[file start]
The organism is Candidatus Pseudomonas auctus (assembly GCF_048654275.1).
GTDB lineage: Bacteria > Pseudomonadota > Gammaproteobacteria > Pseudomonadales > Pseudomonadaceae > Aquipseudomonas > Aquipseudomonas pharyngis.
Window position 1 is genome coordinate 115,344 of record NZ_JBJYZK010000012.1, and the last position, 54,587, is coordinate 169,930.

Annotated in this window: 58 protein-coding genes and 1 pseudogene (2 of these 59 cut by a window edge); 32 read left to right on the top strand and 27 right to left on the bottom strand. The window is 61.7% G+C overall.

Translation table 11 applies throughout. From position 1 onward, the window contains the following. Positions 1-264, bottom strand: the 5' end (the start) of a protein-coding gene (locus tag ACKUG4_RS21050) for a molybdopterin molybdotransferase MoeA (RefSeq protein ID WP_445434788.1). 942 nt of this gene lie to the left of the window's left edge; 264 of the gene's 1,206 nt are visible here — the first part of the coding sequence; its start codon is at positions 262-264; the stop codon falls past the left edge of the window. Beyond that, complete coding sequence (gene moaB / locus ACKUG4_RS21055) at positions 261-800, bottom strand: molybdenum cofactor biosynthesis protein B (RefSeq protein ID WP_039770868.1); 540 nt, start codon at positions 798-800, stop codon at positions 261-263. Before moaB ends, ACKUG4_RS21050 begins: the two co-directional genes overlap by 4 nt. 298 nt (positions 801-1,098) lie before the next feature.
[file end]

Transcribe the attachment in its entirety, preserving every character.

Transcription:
The organism is Candidatus Pseudomonas auctus (assembly GCF_048654275.1).
GTDB lineage: Bacteria > Pseudomonadota > Gammaproteobacteria > Pseudomonadales > Pseudomonadaceae > Aquipseudomonas > Aquipseudomonas pharyngis.
Window position 1 is genome coordinate 115,344 of record NZ_JBJYZK010000012.1, and the last position, 54,587, is coordinate 169,930.

Annotated in this window: 58 protein-coding genes and 1 pseudogene (2 of these 59 cut by a window edge); 32 read left to right on the top strand and 27 right to left on the bottom strand. The window is 61.7% G+C overall.

Translation table 11 applies throughout. From position 1 onward, the window contains the following. Positions 1-264, bottom strand: the 5' end (the start) of a protein-coding gene (locus tag ACKUG4_RS21050) for a molybdopterin molybdotransferase MoeA (RefSeq protein ID WP_445434788.1). 942 nt of this gene lie to the left of the window's left edge; 264 of the gene's 1,206 nt are visible here — the first part of the coding sequence; its start codon is at positions 262-264; the stop codon falls past the left edge of the window. Beyond that, complete coding sequence (gene moaB / locus ACKUG4_RS21055) at positions 261-800, bottom strand: molybdenum cofactor biosynthesis protein B (RefSeq protein ID WP_039770868.1); 540 nt, start codon at positions 798-800, stop codon at positions 261-263. Before moaB ends, ACKUG4_RS21050 begins: the two co-directional genes overlap by 4 nt. 298 nt (positions 801-1,098) lie before the next feature.